It’s really confusing that a movie that starts out so grounded in our reality will suddenly have an unexplained magical phenomenon that wasn’t part of the original lore, and even abandons key parts of that lore.  Tinker Bell and the ability to fly were not only the highlights of the original stage play, but also highlights of most of the movies after it. Heck, Tinker Bell is even integrated into the Disney logo (She’s the spark that flies over the Disney Castle)! It seems super weird that Wendy would ignore two of the most integral parts of the Peter Pan mythos. 

This image released by Fox Searchlight Pictures shows Devin France, from left, Gavin Naquin, Gage Naquin, Romyri Ross and Yashua Mack in a scene from the film Wendy | Fox Searchlight Pictures

The Characters

I had really hoped that the more realistic nature of the film would allow for more intimate connections with the characters—especially Peter and Wendy. Sadly though, all of the characters’ motivations are really vague and don’t let us connect or emphasize with them at all. What makes it even more frustrating is that the script lays all the groundwork for a really profound look at the way children view, understand, and process growing into adulthood. But the film never delivers on what it promises. We are left with the standard “I don’t want to grow up” line and are expected to be satisfied with that. Peter Pan (2003) (which I believe is the best film adaption) gives the explanation that the kids didn’t want to grow up because it meant having to conform to societal norms and lose a part of their identity. Wendy gives us hints that all the adults in children’s lives  seem poor and overworked, but on the other hand, they were loved by their parents. There was no inciting conflict between the Darling children and their mother to give them a reason to leave with Peter. (Side tangent, taking the Darling father out of the narrative also disrupts the symbolic themes of the story since the father and Captain Hook are meant to be shadows of each other, often portrayed by the same actors on stage and on screen.)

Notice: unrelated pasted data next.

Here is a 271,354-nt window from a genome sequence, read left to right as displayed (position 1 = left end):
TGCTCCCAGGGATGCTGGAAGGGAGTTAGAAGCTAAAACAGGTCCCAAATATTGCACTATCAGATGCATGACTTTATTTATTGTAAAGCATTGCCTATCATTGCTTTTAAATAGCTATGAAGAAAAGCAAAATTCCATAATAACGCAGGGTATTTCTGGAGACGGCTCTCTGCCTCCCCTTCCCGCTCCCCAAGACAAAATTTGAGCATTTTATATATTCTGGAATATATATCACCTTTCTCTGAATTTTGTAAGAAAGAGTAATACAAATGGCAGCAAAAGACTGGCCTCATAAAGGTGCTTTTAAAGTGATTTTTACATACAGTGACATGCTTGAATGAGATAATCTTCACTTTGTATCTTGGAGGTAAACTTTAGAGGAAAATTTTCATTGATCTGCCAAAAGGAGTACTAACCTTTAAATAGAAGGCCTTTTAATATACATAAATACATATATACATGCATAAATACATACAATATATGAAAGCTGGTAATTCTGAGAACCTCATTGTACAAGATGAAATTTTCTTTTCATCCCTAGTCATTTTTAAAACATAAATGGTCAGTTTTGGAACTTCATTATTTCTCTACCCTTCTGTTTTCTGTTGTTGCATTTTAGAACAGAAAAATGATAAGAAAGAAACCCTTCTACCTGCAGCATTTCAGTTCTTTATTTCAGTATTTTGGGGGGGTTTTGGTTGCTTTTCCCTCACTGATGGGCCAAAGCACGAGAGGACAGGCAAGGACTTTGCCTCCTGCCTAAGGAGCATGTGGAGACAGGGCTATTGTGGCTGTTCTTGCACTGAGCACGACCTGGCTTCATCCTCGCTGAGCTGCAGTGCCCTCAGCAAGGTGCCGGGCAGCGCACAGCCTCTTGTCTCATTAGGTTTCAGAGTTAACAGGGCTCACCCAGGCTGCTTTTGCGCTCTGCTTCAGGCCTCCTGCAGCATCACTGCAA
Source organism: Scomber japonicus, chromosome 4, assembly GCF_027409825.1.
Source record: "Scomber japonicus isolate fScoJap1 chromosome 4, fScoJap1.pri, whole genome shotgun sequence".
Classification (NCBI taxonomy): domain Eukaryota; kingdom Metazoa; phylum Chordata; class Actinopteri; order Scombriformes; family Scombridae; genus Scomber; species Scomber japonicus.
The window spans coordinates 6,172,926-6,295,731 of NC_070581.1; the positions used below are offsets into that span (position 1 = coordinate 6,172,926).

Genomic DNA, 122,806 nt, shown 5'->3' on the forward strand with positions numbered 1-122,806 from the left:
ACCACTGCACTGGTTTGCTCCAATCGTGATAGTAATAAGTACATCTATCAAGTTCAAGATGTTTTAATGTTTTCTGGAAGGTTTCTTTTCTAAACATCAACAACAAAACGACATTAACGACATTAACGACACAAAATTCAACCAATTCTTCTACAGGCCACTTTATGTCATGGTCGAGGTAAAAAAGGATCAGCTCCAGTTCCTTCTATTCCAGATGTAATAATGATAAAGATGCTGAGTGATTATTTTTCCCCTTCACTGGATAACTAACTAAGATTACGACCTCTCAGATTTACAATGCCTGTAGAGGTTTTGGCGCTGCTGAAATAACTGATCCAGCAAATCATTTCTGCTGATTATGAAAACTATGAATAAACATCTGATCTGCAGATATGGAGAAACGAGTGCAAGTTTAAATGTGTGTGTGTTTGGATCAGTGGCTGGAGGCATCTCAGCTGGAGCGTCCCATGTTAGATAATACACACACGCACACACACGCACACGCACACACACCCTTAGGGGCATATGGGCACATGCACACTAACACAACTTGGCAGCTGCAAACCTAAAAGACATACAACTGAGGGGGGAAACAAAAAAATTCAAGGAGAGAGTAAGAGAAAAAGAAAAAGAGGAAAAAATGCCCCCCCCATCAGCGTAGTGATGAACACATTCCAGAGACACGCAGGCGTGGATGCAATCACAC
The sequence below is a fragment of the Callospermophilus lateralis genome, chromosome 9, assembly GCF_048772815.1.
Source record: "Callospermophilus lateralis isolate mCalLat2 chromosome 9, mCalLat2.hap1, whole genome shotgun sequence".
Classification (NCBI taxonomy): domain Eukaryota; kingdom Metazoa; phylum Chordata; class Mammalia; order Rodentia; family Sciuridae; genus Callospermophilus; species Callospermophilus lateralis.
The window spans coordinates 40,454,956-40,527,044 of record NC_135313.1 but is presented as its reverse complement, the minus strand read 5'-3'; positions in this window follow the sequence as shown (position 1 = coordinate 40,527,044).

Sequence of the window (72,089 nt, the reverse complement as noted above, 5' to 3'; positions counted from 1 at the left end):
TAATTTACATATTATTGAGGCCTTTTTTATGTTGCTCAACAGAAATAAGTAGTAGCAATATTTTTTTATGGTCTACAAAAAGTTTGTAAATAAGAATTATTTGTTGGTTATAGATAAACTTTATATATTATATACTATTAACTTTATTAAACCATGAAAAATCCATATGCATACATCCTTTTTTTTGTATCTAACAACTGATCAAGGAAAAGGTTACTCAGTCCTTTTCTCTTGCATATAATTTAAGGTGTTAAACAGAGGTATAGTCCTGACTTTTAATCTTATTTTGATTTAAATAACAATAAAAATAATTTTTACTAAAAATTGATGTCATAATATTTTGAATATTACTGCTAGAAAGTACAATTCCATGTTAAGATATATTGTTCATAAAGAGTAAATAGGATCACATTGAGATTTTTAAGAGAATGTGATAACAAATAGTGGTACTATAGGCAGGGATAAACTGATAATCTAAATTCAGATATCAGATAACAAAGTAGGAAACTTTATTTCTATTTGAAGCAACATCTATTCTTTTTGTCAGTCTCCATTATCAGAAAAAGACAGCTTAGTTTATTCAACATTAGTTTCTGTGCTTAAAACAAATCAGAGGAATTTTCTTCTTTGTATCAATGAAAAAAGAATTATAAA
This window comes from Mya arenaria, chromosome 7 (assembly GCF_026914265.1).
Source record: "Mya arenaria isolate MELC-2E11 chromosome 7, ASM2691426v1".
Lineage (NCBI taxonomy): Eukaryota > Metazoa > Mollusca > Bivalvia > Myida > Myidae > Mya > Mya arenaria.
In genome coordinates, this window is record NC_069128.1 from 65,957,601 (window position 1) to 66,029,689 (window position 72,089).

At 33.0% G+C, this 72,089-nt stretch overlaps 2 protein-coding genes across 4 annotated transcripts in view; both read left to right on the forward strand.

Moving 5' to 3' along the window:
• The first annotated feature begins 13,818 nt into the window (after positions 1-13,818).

There is also a weird power struggle between Wendy and Peter that I would have liked to have seen more fully fleshed out. In other versions, Peter either looks up to Wendy and defers to her as a motherly figure, or as a love interest. In this version, the age difference between the two is more drastic, and they seem to struggle for leadership over the lost boys. There’s one moment where I thought Peter was going to show the cruel streak that he exhibits in the novel, but then the moment passes. None of the lost boys are particularly interesting either.

One positive aspect that the film does bring to the characters is the relationship between Peter, Wendy, and the character who eventually becomes Captain Hook. The events, actions, and emotions that lead up to the characters taking on their more iconic roles was the best part of the film for me. However, this only constitutes the third act of the movie and also drastically impacts the main characters’ home lives, but the movie completely ignores it. 

Final Thoughts

I really wanted to like Wendy. I really thought it could bring something fresh and new to a story that people keep bringing back. We’ve seen so many different incarnations and this one actually looked like it could stand out. Sadly, it was just as forgettable as most others. It looks like we might have to wait until some horror director discovers Gerald Brom’s The Child Thief , or Disney cashes in on Peter and the Starcatchers before we get another truly unique and good Peter Pan adaptation.

It feels like the writer had the setting and the dynamic between Wendy, Peter, and Hook in the forefront of his mind when penning this film, but didn’t know how to fill in the space around it. What we are left with is a reimagining that changes or subtracts everything that made the original not only iconic, but also narratively and symbolically cohesive and satisfying. It offers up some good ideas, but lacks the fairy dust to make it soar.

Recommendation: SKIP IT

Scroll to top